Vietnam Adoption

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Adopting Children with Special Needs

By Allison Martin

Advice on finding children with special needs to adopt and resources to help you in your adoption and thereafter.

Finding Children to Adopt
Finding Information on Special Needs
Finding Other Families

You may also enjoy this story of the adoption of child with cleft palate from Vietnam.

Finding Children to Adopt

Babies and children adopted from Vietnam are not generally acknowledged as having special needs. However some agencies do emphasis special needs placements as a specialization in their programs, and many agencies are referred children or babies with special needs by their orphanage from time to time.

In addition, while babies and children adopted from Vietnam may not be specifically identified as having special needs, some of these children do have some effects of issues related to poverty, such as malnutrition, sensory integration dysfunction, delays in motor skills, and short term asthma.

If you are interested in adopting a special needs child, I suggest you begin by contacting some of the major adoption agencies who have experience both with special needs and with Vietnamese adoptions. Many of the agencies on the Vietnam Adoption Agency Directory will place older children and children with special needs. You can also check the List of Adoption Photolisting Sites for adoption agencies who place children with special needs. (You might also want to check this same list for State Agencies with Waiting Children, a few who may be of Asian heritage.) One caution - adoption photolistings were originally intended to assist children to be harder to place find homes, but some use this pictures more as advertisements, so use care to select an agency with good qualifications and experience.

Finding Information on Children's Special Needs

Quality and availability of information varies by province, agency and child. In general, medical and other background information for children adopted from Vietnam has been scanty. In some cases your agency or facilitator may be able to request additional information, such as photographs, videos, physician checks, and medical tests. Some adoption agencies are more willing or able to do this than others.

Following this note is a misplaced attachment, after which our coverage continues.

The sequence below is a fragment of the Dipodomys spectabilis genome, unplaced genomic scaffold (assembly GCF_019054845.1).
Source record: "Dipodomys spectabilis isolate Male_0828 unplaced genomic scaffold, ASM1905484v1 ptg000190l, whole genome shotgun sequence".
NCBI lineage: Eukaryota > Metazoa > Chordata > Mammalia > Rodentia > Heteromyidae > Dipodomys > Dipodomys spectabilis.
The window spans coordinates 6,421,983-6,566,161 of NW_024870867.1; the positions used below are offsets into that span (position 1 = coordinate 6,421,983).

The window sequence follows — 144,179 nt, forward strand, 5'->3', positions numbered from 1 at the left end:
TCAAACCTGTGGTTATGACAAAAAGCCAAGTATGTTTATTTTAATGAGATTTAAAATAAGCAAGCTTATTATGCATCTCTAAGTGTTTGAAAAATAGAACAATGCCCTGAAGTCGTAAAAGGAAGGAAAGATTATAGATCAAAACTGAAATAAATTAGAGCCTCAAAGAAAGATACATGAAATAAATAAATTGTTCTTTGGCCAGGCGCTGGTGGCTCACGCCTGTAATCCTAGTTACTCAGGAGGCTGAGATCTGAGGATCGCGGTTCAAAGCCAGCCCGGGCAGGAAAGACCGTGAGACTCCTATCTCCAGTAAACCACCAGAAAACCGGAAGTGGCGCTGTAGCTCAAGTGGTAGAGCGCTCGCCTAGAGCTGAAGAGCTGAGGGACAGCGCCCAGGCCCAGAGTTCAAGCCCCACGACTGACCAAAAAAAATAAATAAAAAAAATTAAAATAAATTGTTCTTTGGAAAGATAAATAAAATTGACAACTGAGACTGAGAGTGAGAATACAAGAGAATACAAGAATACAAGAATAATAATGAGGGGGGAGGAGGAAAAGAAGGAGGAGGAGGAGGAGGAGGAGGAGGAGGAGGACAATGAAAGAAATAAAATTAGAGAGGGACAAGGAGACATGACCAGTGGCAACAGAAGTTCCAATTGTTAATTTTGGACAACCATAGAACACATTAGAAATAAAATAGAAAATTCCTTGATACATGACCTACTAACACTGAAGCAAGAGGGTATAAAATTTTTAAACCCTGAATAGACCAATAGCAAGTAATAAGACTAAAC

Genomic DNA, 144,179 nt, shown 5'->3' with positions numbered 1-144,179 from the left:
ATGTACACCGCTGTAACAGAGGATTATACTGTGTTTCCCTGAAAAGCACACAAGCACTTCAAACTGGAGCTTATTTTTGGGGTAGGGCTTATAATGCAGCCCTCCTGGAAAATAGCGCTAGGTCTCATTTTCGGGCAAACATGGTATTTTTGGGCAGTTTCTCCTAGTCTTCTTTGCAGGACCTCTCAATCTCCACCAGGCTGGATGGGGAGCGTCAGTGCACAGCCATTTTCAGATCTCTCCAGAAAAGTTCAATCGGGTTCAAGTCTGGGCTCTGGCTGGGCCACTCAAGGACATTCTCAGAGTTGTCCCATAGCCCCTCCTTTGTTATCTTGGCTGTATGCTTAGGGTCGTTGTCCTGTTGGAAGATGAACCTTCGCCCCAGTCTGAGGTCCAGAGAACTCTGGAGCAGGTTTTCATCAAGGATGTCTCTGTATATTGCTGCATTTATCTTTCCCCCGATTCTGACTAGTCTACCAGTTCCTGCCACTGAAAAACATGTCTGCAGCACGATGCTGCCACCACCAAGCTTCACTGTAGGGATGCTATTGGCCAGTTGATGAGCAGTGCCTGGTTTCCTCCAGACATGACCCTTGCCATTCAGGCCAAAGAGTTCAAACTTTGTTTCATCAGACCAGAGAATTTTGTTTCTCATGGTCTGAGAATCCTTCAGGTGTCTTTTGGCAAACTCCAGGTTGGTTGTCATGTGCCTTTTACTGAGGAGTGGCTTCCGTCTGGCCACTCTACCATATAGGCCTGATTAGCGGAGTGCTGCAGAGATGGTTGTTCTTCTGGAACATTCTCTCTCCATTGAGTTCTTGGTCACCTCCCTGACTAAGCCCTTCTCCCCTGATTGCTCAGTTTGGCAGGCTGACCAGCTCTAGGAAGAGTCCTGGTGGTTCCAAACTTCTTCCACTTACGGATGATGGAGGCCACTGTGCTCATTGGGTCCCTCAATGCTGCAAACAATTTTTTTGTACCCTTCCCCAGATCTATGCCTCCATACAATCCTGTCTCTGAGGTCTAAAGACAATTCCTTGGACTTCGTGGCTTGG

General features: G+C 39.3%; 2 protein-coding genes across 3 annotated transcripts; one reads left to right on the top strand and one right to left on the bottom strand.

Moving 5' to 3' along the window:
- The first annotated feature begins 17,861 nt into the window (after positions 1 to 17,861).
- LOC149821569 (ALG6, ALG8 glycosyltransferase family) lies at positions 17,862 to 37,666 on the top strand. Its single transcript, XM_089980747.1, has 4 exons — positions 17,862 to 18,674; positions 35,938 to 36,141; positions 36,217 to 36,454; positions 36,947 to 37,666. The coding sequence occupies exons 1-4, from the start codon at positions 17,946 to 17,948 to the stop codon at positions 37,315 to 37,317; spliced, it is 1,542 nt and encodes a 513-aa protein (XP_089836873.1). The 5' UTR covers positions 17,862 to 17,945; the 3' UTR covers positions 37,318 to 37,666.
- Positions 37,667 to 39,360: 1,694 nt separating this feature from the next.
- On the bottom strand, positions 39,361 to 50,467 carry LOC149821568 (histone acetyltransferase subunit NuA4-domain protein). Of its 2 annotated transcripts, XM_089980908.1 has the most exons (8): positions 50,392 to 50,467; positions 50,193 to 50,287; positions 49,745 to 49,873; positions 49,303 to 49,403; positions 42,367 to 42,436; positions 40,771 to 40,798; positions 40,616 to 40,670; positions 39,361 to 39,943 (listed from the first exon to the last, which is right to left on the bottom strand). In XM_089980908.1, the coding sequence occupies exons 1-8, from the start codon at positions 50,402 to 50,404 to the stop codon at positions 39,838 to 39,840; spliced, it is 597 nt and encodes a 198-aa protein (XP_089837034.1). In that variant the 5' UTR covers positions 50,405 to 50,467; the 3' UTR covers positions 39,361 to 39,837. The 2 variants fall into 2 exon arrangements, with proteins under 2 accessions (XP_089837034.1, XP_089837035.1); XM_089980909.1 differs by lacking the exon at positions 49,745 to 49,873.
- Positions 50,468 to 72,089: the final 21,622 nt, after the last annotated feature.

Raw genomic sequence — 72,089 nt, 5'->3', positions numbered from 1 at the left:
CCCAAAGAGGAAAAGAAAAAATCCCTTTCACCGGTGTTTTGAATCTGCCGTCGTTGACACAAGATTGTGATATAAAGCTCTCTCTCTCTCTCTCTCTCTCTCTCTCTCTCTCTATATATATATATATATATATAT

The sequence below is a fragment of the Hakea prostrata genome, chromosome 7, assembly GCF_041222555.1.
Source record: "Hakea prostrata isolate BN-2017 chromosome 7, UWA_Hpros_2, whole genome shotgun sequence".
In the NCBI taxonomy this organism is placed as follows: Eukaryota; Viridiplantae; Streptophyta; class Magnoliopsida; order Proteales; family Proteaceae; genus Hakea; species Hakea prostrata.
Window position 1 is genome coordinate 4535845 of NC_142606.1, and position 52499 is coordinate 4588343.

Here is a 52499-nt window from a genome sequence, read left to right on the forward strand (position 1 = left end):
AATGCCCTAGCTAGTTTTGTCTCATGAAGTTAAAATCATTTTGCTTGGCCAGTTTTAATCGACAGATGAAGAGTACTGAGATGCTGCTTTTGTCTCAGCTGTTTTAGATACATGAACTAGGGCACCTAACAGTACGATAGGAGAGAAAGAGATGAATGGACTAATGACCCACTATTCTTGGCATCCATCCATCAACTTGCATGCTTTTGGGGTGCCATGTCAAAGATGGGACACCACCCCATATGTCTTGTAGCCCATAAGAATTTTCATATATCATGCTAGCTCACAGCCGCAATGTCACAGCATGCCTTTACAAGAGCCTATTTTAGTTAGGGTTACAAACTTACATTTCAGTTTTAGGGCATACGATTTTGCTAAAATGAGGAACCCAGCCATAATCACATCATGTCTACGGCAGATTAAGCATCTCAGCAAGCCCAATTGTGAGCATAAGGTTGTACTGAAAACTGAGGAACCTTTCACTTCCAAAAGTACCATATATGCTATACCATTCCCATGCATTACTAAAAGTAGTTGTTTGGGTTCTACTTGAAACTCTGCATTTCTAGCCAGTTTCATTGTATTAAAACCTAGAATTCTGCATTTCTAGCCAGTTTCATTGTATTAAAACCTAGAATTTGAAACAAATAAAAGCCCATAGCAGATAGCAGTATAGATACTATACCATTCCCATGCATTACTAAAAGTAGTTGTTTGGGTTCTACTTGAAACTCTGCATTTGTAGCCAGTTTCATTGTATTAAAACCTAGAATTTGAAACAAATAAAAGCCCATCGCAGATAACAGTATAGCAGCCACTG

No matter how excellent the agency, they are unlikely to have the resources to provide a detailed overview of the medical and practical information you should have to make your decision. If you have questions about a particular child or special need, the international adoption doctors and clinics, as well as physicians specializing in international medicine or genetics may be among your best sources of information. They will analyze the information you have, suggest additional information that would be useful, and provide counsel. Be sure to ask if there are other issues or conditions which may be related to the identified medical condition.

We have several internationally reknowned websites devoted to providing special needs support for parents. You will find a large collection of articles and resources for children with a variety of special needs on these sites. A few subjects covered of particular interest to adoptive families include:

Finding Other Families with Special Needs Children

Isolation is one of the greatest difficulties facing families raising children with special needs. Contact with other parents through the mailing lists is an excellent way to meet other parents who are coping with the same issues. The "Children's Special Needs Mailing Lists" provides an annotated listing of email support groups for medical, disability and special needs issues of interest to adoptive parents. A number of the support groups on this listing have been active for years and are becoming widely known.

Several mailing lists focus specificly on support for adoptive families with special needs children ( hepatitis B, fetal alcohol, post institutional effects, etc.). These are provided in the "List of Adoption Lists", along with other adoption email support groups.

Adoption Tax Credit

Be sure to keep all your adoption records so you can file for the adoption tax credit. As it is such a valuable tax credit, it may be closely scrutanized by the IRS. There are many benefits to this credit, including the ability to file over several years. Check with your tax advisor or use the most up to date software with free efile.


Allison Martin is an adoptive parent and the parent of a special needs child. She manages a number of support websites including Adopt Vietnam, Families with Children from Vietnam, Comeunity : Parenting Adoption and Special Needs, Prematurity and Children's Disabilities Information.


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